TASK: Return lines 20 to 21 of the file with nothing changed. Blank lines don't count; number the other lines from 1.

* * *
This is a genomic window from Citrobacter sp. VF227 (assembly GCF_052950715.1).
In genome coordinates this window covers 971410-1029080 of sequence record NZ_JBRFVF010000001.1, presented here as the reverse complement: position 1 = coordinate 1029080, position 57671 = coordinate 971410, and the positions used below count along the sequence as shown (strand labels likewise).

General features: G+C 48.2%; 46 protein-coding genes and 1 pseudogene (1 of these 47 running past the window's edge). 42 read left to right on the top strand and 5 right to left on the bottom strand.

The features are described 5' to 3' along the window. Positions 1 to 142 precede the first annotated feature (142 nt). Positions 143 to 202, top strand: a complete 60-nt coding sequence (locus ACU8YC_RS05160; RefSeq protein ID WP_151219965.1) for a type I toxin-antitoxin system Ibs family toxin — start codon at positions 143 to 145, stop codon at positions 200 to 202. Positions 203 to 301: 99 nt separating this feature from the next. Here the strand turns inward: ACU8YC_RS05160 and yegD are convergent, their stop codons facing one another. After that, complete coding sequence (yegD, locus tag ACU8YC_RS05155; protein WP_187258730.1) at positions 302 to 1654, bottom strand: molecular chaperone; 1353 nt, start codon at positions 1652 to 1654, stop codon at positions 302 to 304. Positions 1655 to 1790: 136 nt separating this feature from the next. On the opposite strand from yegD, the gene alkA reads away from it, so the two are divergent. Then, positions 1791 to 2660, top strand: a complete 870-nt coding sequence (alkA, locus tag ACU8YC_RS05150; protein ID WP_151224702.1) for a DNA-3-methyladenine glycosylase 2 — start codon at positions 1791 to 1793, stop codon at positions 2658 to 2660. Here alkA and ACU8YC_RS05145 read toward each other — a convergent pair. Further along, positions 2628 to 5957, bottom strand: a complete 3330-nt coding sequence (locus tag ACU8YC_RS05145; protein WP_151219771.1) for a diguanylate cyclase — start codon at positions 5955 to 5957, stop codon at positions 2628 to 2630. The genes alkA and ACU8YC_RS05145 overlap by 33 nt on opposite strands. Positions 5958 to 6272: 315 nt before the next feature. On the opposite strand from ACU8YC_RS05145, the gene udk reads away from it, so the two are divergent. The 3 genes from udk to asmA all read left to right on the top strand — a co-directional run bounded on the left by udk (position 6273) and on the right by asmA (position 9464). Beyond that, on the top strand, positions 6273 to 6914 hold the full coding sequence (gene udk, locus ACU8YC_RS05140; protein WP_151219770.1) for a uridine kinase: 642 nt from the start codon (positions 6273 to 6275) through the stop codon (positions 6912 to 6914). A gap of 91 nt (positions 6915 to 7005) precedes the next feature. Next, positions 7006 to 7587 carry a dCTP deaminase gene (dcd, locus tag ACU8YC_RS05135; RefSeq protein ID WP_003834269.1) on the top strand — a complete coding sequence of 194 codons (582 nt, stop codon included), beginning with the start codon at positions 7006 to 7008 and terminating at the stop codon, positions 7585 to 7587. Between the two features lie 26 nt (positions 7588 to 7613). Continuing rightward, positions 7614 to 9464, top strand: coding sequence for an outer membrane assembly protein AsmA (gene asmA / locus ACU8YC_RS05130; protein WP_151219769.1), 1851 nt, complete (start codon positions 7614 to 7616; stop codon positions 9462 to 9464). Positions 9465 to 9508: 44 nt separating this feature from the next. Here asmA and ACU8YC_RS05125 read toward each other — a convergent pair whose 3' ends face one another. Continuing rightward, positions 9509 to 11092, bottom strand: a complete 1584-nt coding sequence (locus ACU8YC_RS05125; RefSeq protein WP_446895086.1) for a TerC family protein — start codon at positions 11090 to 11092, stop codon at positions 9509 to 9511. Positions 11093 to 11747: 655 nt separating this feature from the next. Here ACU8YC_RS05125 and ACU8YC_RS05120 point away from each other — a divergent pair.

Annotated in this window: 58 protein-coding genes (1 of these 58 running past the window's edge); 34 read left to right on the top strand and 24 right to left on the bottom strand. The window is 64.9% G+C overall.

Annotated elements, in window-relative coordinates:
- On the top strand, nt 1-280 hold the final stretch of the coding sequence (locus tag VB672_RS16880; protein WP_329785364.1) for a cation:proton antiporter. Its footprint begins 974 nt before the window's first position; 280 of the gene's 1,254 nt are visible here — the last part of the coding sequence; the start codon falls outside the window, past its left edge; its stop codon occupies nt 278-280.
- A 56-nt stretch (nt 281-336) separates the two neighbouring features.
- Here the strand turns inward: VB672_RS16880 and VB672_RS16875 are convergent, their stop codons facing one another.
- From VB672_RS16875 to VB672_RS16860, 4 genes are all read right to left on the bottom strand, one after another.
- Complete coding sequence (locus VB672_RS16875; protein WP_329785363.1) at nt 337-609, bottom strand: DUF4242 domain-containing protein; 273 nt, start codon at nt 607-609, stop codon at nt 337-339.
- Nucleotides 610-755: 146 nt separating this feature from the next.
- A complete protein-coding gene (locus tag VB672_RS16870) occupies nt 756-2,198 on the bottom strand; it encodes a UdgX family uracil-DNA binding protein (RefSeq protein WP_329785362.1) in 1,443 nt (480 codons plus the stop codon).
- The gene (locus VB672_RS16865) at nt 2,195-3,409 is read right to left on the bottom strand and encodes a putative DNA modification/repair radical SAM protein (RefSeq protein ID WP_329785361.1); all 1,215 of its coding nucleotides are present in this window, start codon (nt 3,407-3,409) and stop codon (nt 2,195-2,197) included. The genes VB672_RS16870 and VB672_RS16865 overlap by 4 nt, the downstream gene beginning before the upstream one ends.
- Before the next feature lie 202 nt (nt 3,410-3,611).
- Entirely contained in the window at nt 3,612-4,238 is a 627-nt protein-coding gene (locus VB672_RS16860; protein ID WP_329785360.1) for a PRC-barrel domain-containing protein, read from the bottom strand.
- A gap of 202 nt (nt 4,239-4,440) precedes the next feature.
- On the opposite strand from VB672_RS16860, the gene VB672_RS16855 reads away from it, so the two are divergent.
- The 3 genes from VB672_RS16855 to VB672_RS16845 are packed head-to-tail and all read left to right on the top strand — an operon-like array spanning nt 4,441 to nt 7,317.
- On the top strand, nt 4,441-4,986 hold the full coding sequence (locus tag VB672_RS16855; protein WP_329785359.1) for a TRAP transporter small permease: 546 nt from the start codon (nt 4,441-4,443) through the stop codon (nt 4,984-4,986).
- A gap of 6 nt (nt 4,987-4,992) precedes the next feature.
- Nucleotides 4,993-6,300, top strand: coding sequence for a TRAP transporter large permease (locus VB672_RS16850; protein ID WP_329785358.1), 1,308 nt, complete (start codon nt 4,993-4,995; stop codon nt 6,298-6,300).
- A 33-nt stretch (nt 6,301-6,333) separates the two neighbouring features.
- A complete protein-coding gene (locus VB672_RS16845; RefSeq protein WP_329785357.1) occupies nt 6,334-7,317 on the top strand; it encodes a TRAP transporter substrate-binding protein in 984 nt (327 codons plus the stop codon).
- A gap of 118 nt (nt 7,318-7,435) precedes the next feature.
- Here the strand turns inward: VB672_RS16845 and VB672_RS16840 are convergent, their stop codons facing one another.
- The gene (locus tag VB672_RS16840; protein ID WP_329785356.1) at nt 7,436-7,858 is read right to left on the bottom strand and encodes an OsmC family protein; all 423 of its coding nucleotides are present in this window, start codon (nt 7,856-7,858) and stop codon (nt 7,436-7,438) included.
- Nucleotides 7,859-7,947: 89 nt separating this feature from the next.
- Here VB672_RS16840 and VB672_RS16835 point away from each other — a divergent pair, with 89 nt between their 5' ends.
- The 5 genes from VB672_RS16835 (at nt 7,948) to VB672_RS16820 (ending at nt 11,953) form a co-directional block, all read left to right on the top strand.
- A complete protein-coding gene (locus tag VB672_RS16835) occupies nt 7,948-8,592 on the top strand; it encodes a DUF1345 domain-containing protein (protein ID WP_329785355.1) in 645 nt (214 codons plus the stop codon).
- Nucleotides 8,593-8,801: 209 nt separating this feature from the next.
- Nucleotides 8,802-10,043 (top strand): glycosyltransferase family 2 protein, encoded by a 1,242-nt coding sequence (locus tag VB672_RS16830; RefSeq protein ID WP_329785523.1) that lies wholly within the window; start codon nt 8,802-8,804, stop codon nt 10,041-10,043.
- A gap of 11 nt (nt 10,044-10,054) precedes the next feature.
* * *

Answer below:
- On the top strand, nt 4,441-4,986 hold the full coding sequence (locus tag VB672_RS16855; protein WP_329785359.1) for a TRAP transporter small permease: 546 nt from the start codon (nt 4,441-4,443) through the stop codon (nt 4,984-4,986).
- A gap of 6 nt (nt 4,987-4,992) precedes the next feature.